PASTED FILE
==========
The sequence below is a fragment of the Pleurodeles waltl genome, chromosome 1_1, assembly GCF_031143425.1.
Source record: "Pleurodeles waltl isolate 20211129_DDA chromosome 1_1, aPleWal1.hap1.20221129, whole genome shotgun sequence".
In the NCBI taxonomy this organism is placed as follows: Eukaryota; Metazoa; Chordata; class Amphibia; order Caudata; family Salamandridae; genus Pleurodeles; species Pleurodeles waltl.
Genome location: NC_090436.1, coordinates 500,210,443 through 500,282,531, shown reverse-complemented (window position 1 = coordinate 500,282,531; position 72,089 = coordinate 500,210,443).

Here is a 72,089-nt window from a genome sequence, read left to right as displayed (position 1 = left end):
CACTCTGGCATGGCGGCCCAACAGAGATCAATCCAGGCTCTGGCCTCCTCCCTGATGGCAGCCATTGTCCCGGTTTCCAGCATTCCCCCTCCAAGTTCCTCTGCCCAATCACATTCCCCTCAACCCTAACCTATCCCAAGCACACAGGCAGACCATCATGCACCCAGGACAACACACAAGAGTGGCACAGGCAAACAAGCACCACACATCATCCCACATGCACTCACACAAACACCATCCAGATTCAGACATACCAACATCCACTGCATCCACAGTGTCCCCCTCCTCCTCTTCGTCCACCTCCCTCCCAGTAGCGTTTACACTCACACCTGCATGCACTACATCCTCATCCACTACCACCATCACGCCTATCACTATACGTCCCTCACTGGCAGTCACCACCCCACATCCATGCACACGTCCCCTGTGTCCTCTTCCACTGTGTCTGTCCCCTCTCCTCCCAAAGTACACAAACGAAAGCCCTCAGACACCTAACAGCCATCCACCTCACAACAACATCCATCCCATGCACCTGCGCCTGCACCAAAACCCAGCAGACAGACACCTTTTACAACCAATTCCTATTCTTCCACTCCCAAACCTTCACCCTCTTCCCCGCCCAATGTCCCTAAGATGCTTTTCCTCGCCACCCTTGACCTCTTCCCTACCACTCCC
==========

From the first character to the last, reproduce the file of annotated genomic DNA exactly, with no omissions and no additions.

The sequence below is a fragment of the Pleurodeles waltl genome, chromosome 1_1, assembly GCF_031143425.1.
Source record: "Pleurodeles waltl isolate 20211129_DDA chromosome 1_1, aPleWal1.hap1.20221129, whole genome shotgun sequence".
In the NCBI taxonomy this organism is placed as follows: Eukaryota; Metazoa; Chordata; class Amphibia; order Caudata; family Salamandridae; genus Pleurodeles; species Pleurodeles waltl.
Genome location: NC_090436.1, coordinates 500,210,443 through 500,282,531, shown reverse-complemented (window position 1 = coordinate 500,282,531; position 72,089 = coordinate 500,210,443).

Here is a 72,089-nt window from a genome sequence, read left to right as displayed (position 1 = left end):
CACTCTGGCATGGCGGCCCAACAGAGATCAATCCAGGCTCTGGCCTCCTCCCTGATGGCAGCCATTGTCCCGGTTTCCAGCATTCCCCCTCCAAGTTCCTCTGCCCAATCACATTCCCCTCAACCCTAACCTATCCCAAGCACACAGGCAGACCATCATGCACCCAGGACAACACACAAGAGTGGCACAGGCAAACAAGCACCACACATCATCCCACATGCACTCACACAAACACCATCCAGATTCAGACATACCAACATCCACTGCATCCACAGTGTCCCCCTCCTCCTCTTCGTCCACCTCCCTCCCAGTAGCGTTTACACTCACACCTGCATGCACTACATCCTCATCCACTACCACCATCACGCCTATCACTATACGTCCCTCACTGGCAGTCACCACCCCACATCCATGCACACGTCCCCTGTGTCCTCTTCCACTGTGTCTGTCCCCTCTCCTCCCAAAGTACACAAACGAAAGCCCTCAGACACCTAACAGCCATCCACCTCACAACAACATCCATCCCATGCACCTGCGCCTGCACCAAAACCCAGCAGACAGACACCTTTTACAACCAATTCCTATTCTTCCACTCCCAAACCTTCACCCTCTTCCCCGCCCAATGTCCCTAAGATGCTTTTCCTCGCCACCCTTGACCTCTTCCCTACCACTCCC